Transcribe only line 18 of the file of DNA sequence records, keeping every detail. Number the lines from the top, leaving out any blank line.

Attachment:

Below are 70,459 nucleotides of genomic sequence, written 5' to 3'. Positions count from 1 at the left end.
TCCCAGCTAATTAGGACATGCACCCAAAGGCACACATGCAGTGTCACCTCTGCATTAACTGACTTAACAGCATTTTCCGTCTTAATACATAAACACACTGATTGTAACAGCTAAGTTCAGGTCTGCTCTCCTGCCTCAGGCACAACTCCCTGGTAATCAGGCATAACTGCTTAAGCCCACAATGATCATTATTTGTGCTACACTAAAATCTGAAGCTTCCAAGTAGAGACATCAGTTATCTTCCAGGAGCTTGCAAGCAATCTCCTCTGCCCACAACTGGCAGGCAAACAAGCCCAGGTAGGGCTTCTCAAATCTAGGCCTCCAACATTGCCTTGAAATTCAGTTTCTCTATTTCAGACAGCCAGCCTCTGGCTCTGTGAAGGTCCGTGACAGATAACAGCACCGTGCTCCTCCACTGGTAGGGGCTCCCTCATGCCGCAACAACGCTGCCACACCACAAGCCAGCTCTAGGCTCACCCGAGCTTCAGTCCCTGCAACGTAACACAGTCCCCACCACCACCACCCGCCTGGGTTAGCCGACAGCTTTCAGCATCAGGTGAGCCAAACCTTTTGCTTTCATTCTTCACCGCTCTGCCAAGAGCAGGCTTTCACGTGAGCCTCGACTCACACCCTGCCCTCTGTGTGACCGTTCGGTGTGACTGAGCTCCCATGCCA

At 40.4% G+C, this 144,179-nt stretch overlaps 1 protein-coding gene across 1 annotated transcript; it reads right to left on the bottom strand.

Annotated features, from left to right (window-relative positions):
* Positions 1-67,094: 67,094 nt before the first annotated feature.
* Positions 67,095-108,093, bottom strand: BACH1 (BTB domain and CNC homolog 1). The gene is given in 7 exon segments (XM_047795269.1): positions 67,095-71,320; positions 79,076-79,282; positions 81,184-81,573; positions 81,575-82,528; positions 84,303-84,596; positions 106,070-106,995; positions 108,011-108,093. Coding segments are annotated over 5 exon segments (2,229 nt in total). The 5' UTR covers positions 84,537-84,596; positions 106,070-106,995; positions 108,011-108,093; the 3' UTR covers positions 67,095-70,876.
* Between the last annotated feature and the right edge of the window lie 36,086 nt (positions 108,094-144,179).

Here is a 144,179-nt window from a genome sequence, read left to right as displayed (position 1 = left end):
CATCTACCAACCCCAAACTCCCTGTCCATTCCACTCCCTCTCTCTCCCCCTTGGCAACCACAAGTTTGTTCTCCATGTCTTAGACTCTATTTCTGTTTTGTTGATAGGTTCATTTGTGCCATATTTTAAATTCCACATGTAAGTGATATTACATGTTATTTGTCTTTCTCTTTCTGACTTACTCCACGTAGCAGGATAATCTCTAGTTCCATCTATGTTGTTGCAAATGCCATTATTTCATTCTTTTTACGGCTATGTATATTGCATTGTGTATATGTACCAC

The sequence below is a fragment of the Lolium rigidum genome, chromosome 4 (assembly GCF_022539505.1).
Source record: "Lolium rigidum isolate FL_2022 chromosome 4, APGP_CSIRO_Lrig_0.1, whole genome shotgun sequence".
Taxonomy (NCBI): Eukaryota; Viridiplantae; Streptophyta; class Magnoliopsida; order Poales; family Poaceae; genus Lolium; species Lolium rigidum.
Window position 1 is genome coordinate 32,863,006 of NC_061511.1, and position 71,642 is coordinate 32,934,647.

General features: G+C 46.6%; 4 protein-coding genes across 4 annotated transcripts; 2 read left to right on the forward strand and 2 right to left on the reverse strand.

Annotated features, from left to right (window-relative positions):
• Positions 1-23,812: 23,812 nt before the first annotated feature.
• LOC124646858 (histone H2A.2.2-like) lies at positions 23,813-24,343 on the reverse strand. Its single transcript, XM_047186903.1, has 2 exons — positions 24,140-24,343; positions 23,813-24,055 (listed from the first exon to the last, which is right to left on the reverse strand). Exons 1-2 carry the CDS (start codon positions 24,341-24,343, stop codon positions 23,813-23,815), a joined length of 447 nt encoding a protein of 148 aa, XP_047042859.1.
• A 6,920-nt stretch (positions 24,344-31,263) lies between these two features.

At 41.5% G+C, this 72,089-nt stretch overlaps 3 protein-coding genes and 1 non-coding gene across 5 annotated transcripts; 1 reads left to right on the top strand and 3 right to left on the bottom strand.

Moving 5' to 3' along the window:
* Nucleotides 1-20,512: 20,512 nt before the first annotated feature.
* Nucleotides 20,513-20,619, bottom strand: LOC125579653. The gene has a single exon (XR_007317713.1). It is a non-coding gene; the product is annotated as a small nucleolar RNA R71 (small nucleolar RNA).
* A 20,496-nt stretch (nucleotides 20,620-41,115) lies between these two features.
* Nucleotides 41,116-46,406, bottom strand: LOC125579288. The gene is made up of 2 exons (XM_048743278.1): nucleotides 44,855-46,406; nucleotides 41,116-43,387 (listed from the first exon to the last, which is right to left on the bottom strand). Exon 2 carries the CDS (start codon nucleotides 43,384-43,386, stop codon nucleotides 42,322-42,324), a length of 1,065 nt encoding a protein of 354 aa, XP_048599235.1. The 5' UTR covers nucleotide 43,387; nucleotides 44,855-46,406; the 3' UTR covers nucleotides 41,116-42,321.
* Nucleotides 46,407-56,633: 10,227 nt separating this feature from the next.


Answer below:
• A 6,920-nt stretch (positions 24,344-31,263) lies between these two features.